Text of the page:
Overview

Cervical dystonia, also called spasmodic torticollis, is a painful condition in which your neck muscles contract involuntarily, causing your head to twist or turn to one side. Cervical dystonia can also cause your head to uncontrollably tilt forward or backward.

A rare disorder that can occur at any age, cervical dystonia most often occurs in middle-aged people, women more than men. Symptoms generally begin gradually and then reach a point where they don't get substantially worse.

There is no cure for cervical dystonia. The disorder sometimes resolves without treatment, but sustained remissions are uncommon. Injecting botulinum toxin into the affected muscles often reduces the signs and symptoms of cervical dystonia. Surgery may be appropriate in a few cases.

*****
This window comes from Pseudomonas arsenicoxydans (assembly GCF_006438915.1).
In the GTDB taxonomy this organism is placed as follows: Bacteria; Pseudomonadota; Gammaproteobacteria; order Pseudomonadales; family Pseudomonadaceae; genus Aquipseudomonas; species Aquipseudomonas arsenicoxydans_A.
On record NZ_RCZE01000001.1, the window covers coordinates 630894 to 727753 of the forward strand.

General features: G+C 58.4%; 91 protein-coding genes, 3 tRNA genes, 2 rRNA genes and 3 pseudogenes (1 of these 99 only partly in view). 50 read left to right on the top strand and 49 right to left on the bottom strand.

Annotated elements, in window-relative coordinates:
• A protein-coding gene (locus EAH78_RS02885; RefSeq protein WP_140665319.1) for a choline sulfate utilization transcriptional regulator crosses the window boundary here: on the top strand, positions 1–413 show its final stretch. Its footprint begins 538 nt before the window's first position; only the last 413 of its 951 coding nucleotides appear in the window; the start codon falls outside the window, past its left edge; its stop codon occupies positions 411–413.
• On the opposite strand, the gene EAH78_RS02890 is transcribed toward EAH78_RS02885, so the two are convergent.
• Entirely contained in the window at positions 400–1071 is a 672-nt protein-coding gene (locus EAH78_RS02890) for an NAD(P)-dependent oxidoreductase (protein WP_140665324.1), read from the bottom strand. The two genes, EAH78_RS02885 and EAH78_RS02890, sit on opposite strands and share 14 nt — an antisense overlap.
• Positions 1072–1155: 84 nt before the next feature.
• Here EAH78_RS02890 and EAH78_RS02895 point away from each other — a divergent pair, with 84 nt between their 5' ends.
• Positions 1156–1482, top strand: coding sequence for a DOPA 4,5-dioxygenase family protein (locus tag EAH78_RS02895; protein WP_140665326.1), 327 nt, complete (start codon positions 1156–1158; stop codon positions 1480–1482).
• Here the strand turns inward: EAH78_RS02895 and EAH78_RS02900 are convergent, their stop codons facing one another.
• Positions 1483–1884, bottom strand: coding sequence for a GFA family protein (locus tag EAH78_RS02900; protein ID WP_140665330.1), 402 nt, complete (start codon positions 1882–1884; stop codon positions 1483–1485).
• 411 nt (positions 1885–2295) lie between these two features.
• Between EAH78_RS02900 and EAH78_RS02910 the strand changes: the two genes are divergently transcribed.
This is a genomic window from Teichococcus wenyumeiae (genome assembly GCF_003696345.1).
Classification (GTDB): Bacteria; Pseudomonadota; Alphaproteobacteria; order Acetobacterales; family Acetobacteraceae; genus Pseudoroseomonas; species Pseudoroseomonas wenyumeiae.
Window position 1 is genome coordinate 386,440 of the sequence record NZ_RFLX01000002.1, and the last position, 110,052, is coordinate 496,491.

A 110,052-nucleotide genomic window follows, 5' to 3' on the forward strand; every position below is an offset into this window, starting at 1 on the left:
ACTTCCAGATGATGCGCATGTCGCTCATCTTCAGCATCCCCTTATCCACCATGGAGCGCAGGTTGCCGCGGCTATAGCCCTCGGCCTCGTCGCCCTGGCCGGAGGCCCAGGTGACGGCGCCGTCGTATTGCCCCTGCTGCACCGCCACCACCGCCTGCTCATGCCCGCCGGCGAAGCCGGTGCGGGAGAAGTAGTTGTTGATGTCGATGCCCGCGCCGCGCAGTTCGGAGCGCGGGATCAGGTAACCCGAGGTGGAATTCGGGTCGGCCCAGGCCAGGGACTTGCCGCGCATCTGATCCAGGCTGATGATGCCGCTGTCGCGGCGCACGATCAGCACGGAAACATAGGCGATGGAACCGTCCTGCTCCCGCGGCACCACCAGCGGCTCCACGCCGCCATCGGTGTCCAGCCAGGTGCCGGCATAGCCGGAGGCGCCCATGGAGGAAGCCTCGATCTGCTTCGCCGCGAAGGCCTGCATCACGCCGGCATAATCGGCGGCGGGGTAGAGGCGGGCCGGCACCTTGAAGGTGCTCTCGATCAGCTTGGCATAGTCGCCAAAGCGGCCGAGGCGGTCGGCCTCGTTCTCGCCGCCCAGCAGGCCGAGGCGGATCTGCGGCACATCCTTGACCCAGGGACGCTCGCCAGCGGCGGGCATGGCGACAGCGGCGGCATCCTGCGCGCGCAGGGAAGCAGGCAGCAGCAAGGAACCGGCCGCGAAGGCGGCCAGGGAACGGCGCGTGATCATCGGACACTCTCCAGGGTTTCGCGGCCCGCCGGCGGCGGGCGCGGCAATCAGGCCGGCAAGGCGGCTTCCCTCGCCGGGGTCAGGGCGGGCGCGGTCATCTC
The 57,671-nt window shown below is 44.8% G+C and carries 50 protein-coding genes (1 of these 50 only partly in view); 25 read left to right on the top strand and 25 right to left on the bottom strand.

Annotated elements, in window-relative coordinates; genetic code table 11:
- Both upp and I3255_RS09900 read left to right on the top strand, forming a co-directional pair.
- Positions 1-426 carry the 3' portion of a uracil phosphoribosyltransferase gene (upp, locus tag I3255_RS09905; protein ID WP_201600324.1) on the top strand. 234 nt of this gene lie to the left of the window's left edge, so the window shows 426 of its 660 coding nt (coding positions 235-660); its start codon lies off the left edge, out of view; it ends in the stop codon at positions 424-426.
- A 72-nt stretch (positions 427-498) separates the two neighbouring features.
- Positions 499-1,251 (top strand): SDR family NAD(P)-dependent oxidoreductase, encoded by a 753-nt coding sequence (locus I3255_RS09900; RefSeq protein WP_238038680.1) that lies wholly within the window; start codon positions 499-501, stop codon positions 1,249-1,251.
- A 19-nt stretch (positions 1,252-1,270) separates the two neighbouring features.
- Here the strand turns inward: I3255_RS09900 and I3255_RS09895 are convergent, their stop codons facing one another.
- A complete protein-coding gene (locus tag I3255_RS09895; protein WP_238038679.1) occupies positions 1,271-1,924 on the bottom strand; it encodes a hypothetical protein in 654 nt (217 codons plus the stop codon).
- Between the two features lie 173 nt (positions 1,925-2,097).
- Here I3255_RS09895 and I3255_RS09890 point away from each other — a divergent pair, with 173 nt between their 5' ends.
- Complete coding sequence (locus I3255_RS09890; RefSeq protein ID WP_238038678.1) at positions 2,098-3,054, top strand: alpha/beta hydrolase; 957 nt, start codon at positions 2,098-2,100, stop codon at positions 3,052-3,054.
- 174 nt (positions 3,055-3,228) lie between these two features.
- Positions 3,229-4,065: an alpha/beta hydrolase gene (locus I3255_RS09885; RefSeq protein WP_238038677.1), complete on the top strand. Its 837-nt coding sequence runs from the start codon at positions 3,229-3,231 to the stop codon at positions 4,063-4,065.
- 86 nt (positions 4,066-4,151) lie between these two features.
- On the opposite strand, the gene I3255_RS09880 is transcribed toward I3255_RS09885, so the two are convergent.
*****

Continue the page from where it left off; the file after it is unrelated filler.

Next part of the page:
Oct. 29, 2016
References
  1. Dystonias fact sheet. National Institute of Neurological Disorders and Stroke. http://www.ninds.nih.gov/disorders/dystonias/detail_dystonias.htm. Accessed Sept. 27, 2016.
  2. Frontera WR. Cervical dystonia. In: Essentials of Physical Medicine and Rehabilitation: Musculoskeletal Disorders, Pain, and Rehabilitation. 3rd ed. Philadelphia, Pa.: Saunders Elsevier; 2015. http://www.clinicalkey.com. Accessed Sept. 27, 2016.
  3. Comella C. Classification and evaluation of dystonia. http://www.uptodate.com/home. Accessed Sept. 27, 2016.
  4. AskMayoExpert. Cervical dystonia (spasmodic torticollis). Rochester, Minn.: Mayo Foundation for Medical Education and Research; 2016.
  5. Comella C. Treatment of dystonia. http://www.uptodate.com/home. Accessed Sept. 27, 2016.